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Los Angeles Rams vs. New Orleans Saints: What we learned

The good, the bad, and the carries count. A few things came into clearer focus following the Rams’ victory over the Saints.

New Orleans Saints v Los Angeles Rams Photo by Sean M. Haffey/Getty Images

In a game where the New Orleans Saints lost starting quarterback Drew Brees with a thumb injury early in the first quarter, is it really possible to have any meaningful takeaways regarding where this edition of the Los Angeles Rams stand? Actually, yes.

Here are some things we learned during Sunday’s 27-9 victory over the Saints.

1) The Rams secondary is really good, and the linebackers aren’t half bad either.

The Saints’ Pro Bowl receiver Michael Thomas was nearly as quiet as he was in last season’s NFC Championship game before he hauled in some junk time receptions. Saints tight end Jared Cook seemed like a potential issue, based on his production against the Rams in week one a year ago, but was limited to only two catches. We haven’t heard the cornerback’s names much this season, which is a good thing. Aqib Talib and Marcus Peters seem to have become the duo that Rams fans envisioned last season when they arrived to much fanfare. The safeties are thriving in Wade Phillips’ defense in more noticeable ways though. Rookie Taylor Rapp has been playing the hybrid safety/linebacker position and getting more snaps than starting ILB Bryce Hager, and there seems to be nothing the sure tacking Rapp can’t do. John Johnson and Eric Weddle appear to be a high-level safety net, and in the slot Nickell Robey-Coleman seems be super comfortable, and is playing at full speed. Numerous times during Sunday’s game, Teddy Bridgewater had plenty of time but still couldn’t find any cracks to squeeze a pass through. Next up, Odell Beckham Jr.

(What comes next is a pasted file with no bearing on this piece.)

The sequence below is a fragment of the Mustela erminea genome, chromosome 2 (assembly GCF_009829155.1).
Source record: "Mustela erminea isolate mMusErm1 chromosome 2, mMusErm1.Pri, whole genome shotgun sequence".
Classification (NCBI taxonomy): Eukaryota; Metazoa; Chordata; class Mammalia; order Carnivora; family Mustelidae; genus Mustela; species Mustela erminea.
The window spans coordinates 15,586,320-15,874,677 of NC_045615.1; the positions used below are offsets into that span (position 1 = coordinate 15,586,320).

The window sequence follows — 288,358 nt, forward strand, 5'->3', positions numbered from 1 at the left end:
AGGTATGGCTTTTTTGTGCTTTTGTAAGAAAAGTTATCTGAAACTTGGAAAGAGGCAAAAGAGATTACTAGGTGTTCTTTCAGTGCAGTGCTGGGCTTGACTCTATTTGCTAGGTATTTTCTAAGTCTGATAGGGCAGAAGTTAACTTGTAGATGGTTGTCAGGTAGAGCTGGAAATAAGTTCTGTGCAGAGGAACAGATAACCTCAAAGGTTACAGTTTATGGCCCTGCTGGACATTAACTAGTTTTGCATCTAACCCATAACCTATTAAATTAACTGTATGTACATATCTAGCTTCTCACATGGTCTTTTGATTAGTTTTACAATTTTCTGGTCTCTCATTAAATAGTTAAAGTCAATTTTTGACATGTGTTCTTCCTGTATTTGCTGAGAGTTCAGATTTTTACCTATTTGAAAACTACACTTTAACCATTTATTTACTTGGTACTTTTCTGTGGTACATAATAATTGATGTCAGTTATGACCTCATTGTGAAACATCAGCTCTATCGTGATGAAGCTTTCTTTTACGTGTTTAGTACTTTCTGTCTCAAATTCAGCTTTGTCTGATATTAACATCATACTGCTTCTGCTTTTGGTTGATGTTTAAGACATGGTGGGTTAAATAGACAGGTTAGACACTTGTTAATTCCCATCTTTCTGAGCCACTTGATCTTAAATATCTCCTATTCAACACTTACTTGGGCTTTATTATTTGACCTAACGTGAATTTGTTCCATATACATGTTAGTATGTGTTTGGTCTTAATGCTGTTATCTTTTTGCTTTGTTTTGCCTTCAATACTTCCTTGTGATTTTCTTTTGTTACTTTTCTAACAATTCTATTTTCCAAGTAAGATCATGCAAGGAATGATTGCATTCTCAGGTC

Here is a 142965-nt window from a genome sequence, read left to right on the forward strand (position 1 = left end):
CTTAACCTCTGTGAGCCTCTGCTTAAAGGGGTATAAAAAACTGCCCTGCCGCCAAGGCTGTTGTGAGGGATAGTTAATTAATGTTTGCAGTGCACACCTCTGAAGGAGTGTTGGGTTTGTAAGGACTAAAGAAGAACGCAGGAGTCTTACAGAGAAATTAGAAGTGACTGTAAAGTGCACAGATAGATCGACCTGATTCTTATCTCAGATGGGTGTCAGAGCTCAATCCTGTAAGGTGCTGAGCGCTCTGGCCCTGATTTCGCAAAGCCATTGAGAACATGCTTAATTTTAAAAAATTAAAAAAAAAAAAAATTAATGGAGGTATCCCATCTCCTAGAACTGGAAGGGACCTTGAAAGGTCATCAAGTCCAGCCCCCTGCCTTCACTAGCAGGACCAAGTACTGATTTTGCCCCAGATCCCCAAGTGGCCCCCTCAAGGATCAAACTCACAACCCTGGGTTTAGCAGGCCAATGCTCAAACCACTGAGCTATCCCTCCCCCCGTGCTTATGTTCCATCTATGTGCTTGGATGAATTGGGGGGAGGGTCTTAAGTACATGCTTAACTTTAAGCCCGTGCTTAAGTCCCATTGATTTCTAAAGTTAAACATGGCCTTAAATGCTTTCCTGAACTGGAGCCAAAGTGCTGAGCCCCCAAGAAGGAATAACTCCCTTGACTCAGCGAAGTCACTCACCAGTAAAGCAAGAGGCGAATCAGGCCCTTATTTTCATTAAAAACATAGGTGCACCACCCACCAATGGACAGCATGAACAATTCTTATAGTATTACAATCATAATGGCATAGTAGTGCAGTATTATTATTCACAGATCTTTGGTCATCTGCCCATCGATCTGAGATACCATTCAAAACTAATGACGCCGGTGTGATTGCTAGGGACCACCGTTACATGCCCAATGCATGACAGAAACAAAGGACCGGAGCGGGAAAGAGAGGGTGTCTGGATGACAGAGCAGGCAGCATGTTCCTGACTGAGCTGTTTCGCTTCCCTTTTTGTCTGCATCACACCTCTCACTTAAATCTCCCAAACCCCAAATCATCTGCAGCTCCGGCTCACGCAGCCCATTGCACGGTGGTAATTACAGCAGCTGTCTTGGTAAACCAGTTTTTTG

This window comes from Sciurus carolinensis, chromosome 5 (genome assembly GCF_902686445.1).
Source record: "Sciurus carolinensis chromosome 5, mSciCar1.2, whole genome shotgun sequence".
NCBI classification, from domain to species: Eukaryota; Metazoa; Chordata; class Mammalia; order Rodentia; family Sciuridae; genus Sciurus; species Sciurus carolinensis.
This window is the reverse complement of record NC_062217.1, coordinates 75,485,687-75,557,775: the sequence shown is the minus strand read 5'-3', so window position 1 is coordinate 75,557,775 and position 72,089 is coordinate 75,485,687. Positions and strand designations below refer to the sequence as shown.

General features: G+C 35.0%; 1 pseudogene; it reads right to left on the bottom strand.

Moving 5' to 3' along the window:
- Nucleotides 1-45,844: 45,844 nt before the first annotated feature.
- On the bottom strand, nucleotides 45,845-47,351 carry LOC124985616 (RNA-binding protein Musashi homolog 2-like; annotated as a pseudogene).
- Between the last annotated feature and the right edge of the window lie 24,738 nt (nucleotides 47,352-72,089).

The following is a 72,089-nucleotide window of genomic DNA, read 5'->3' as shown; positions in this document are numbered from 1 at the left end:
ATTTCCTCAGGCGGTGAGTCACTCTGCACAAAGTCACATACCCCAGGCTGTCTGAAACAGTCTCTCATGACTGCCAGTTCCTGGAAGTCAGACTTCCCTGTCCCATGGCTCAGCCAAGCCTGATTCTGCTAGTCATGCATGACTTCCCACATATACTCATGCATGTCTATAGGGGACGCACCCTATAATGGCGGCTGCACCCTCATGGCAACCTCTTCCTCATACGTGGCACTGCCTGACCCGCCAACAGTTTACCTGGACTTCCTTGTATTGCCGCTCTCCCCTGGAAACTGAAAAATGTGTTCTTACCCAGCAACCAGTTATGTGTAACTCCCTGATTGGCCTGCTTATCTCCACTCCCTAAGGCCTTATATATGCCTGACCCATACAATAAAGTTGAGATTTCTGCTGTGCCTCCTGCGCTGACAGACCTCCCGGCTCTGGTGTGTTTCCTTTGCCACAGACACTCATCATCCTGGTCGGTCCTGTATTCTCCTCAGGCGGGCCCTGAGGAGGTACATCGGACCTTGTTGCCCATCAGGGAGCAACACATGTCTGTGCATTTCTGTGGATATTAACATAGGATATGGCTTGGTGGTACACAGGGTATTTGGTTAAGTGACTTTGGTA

While much of the Rams pass rush still comes from between the tackle, Dante Fowler and Clay Matthews have been a presence. Fowler (PFF 77.0) displayed impressive speed in weak-side pursuit situations against the run more than once. Clay Matthews (PFF 76.1) seemed to do a nice job dropping back in coverage. Cory Littleton remains dynamic and even back up turned starter Bryce Hager has blended in, while appearing in roughly half of the team’s defensive snaps.

2) Right tackle Rob Havenstein is having a rough start to the season.

After a wildly successful 2018 campaign, Havenstein has turned in consecutive stinkers to start the 2019 season. That may be somewhat excusable against a talent like Saints defensive end Cameron Jordan, but he was mostly dominated on the heels of a poor game in Carolina. While newly promoted sophomores Joseph Noteboom and Brian Allen find their way, it will be critical for Havenstein to find his old groove.

3) Expect fluctuation in carry distribution from week-to-week.

Against Carolina, running back Todd Gurley only had three more carries than backup Malcolm Brown. This week Gurley had 16 carries to Brown’s six. That being said, Brown averaged 6.9 yards per tote, while Gurley gained 3.9 per carry. I suppose we learned that carry distribution will most likely fluctuate throughout this season. Also, and this may seem far-fetched because of the way Malcolm Brown is playing, but I wouldn’t be surprised if Darrell Henderson emerges as late season wrinkle in McVay’s offense.